Lenny and Mark: the double act
Lenny Abrahamson was working on commercials when his producer, Jonny Speers, saw one of Mark O’Halloran’s plays and asked him if he had any film ideas.
“Mark sent him a bunch of treatments and outlines,” Abrahamson said when we talked during the week. “There were some sample scenes for Adam & Paul. The characters and Mark’s style of writing really struck me, so we met up for the first time.
“I think we have a very healthy working relationship. Of course, there are ups and downs, but we talk very easily together and work in quite a disciplined way. We don’t pace around a room together. Things go back and forth between us, and then we meet every so often and discuss them. I’m really blessed to have that relationship.”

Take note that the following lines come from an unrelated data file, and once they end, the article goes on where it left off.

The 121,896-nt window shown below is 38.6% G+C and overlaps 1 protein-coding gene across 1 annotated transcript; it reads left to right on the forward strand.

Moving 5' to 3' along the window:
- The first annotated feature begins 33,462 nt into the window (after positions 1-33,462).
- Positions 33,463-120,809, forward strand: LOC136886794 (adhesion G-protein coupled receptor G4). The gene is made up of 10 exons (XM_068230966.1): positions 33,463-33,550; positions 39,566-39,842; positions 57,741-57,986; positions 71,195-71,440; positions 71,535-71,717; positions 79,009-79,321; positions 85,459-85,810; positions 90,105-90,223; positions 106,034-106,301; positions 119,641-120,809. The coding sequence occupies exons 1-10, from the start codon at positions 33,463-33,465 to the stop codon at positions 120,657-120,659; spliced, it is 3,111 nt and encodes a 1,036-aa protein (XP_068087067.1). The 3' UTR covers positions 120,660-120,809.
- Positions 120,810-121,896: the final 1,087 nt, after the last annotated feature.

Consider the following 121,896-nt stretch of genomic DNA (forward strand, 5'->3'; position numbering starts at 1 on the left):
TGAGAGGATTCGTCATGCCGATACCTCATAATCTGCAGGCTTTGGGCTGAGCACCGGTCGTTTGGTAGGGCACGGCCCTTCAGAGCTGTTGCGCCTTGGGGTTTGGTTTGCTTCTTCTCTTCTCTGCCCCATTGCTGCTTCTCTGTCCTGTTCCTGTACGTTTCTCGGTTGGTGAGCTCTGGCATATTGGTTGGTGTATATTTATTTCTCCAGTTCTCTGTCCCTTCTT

Abrahamson describes O’Halloran as a writer with a distinctive voice and poetry that’s all his own.
“It’s not to denigrate other screenwriters, but Mark is a real writer. He has an incredible ear for vernacular dialogue, for picking up the rhythms and sounds of people, and not just people from Dublin. Mark’s from Ennis and he has the sound of the world he grew up in completely down, but it’s not just a mimetic reproduction of what people say. He has a great ability to empathise with people who are neglected or overlooked. He finds great depth and pathos in those characters.”
Tom Jordan Murphy (left) and Mark O’Halloran (right) in Adam & Paul. Far right: Pat Shortt in Abrahamson’s and O’Halloran’s Garage